And to close, (this falls under the WHAT WERE THEY THINKING category… City of Wenatchee, Washington, did you have to put the light poles in the middle of the sidewalks? Accountability folks—accountability!
Man made. Accidental. Nature. All cause horrific tragedies but it is the man made atrocities that tug at our heart strings more than the other. How can another human being do that to people? —innocent people. As responders we are blind to the cause of the emergency—even to the point of leading to our own demise as in the case of secondary explosions designed to kill responders—or the fertilizer plant explosion in West, TX. We get SO frustrated with the “public” and their attitude of “it’ll never happen to me” but if we look inside our own organizations we possess the same attitudes and behaviors. Our hearts and prayers and sympathies go out to all of the victims, families, co-workers and friends of the tragedies of this past week. What a horrible week for America. But let us keep our eyes forward because these events will occur again in another part of our country. Stay aware of the dangers and train—train like your life depends on it—because it does. Stay safe my friends.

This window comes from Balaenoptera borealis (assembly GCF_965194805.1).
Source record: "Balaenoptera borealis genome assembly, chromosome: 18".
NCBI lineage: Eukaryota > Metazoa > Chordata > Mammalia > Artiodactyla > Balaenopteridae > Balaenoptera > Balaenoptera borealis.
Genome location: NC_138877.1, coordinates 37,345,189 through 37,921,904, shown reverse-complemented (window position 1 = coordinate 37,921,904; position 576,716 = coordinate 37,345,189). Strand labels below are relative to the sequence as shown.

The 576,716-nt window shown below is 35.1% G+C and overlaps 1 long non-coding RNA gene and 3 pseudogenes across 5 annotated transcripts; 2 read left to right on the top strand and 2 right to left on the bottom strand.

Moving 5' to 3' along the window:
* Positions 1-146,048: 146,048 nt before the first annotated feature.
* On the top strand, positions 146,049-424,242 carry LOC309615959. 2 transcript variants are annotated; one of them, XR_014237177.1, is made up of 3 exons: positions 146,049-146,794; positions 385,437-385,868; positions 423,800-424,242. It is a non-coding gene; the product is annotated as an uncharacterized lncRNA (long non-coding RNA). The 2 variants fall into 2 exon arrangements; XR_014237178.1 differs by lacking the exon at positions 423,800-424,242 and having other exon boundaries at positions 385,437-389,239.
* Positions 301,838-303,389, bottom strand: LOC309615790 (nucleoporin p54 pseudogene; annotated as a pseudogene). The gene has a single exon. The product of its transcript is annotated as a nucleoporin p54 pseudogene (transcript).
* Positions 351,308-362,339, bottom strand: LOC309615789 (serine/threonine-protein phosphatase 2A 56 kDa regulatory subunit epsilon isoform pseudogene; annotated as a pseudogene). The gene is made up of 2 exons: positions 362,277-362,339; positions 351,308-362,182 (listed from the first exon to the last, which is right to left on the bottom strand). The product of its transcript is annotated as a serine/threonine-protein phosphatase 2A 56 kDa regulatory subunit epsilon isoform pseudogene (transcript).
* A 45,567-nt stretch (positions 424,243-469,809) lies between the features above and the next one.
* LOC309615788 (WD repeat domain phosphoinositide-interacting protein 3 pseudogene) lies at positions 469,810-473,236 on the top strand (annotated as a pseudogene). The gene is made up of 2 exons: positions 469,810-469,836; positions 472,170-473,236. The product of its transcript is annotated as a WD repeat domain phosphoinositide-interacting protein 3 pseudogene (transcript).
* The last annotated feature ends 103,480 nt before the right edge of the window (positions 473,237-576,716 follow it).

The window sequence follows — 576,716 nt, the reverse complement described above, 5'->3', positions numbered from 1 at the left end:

So how important is training? Now wait- it’s not that simple. Obviously training is essential to ensure competence and quality, not to mention that it builds camaraderie and credibility. But is missing training a reason to suspend or dismiss a person from your team? One of the big challenges for volunteer organizations is recruitment and retention and in this case I can argue that you can add by subtracting! A person that refuses to participate in training and only wants to “play in the game” is bad for morale, teamwork and your credibility—even if they are performing at a competent level. It is favoritism to not hold your team accountable to each other and the entity as a whole, and favoritism is bad for the group. By having the backbone to eliminate a bad apple from the group your credibility and respect will swell. People want to be part of an organization that they can be proud of and one that has a stellar reputation. By not tolerating unacceptable behavior the message is sent that we ARE a credible, honorable and respected organization. This applies to organizations regardless of the entity affiliation—volunteer fire departments, the sheriff’s posse, a faith-based organization or NGO are all struggling to recruit and retain good people. Perhaps this advice will help in those endeavors.